I will let that voice speak to you now. Here is Brian. Brian is a son of a surrogate impregnated by his bio father’s sperm. These are Brian’s words (typos and all) about his reality:

How do you think we feel about being created specifically to be given away? You should all know that kids form their own opinions. I don’t care why my parents or my mother did this. It looks to me like I was bought and sold. You can dress it up with as many pretty words as you want. You can wrap it up in a silk freaking scarf. You can pretend these are not your children. You can say it is a gift or you donated your egg to the IM. But the fact is that someone has contracted you to make a child, give up your parental rights and hand over your flesh and blood child. I dont care if you think I am not your child, what about what I think! Maybe I know I am your child.When you exchange somehing for oney it is called a commodity. Babies are not commodities. Babies are human beings. How do you think this makes us feel to know that there was money exchanged for us?

via Creative Minority Report: Surrogacy: Hollywood vs. Reality.

Go read the rest, please.

I can’t believe I didn’t think of it before… I was rather uncool with the whole “surrogacy” thing because it was pretty obviously dehumanizing–to the mother.  Didn’t even get to the mental point where it’s buying a kid, to be delivered about X day.  Didn’t need to, to be against it, but startled I hadn’t even considered that.


4 thoughts on “Powerful”

  1. That point of view has never occurred to me- woah.

    However, I wonder if an alternate approach might be to consider Bryan equisitely *wanted* – all three of his parents had to really want to commit to this to make it happen. I don’t know what it’s like to be in his head – it sounds like some of the same feelings of abandonment you hear from many adopted children, and similar logic could apply there as well, so maybe it’s not a quick answer…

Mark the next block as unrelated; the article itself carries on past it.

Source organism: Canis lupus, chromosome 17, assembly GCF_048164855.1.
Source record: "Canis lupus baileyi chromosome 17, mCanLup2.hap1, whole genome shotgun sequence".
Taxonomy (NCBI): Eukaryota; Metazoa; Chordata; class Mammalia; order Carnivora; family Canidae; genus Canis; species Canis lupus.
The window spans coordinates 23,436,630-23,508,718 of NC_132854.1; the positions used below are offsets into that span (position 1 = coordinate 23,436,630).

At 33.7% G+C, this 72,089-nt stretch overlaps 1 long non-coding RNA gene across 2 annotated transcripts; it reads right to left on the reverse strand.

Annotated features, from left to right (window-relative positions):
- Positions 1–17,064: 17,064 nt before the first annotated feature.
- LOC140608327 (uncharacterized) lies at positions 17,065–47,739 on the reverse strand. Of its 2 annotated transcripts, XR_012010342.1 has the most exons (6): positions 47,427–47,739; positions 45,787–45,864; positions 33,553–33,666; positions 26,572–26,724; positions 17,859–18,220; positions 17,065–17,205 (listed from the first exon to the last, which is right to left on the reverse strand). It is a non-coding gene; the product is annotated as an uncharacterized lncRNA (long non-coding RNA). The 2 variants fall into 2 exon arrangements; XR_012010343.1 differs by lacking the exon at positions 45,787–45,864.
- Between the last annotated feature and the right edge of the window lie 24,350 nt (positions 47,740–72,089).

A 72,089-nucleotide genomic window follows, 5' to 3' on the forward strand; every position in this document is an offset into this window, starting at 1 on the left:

Eye opening.

  2. Except that you don’t create adopted kids so that you can put them through adoption, adoption is making a better situation out of a bad one.

    And you definitely don’t create adoptable kids by paying the mother to get pregnant with a kid made to specs.

  3. There are different reasons for using surrogates, in some cases the biological mother can’t carry a baby to term for physical reasons, so a fertilized egg/embryo is implanted in a surrogate who can carry to term. I see nothing wrong with this scenario, nor with compensating the surrogate. But when you get into other areas (like actresses who don’t want to be pregnant because it will interrupt their career, which begs the question of what the kid is going to do once they arrive) it starts to get all gray and fuzzy.

  4. As you can see, he doesn’t agree.

    I’m inclined to agree with him, since I’m quite sold on the bad effects that treating “having it your way” in the kid department has had. It stops being about the kid, and becomes about the adult’s desires– which isn’t a great idea, since that little person is not going to be exactly what the adult wants at all later points.

    Kind of like how “my birth control failed” is seen as a fine reason to kill the young human that resulted. Sometimes after that person is born, as the various “mother gave birth secretly and killed the kid, got a slap on the wrist” stories are sad evidence of.

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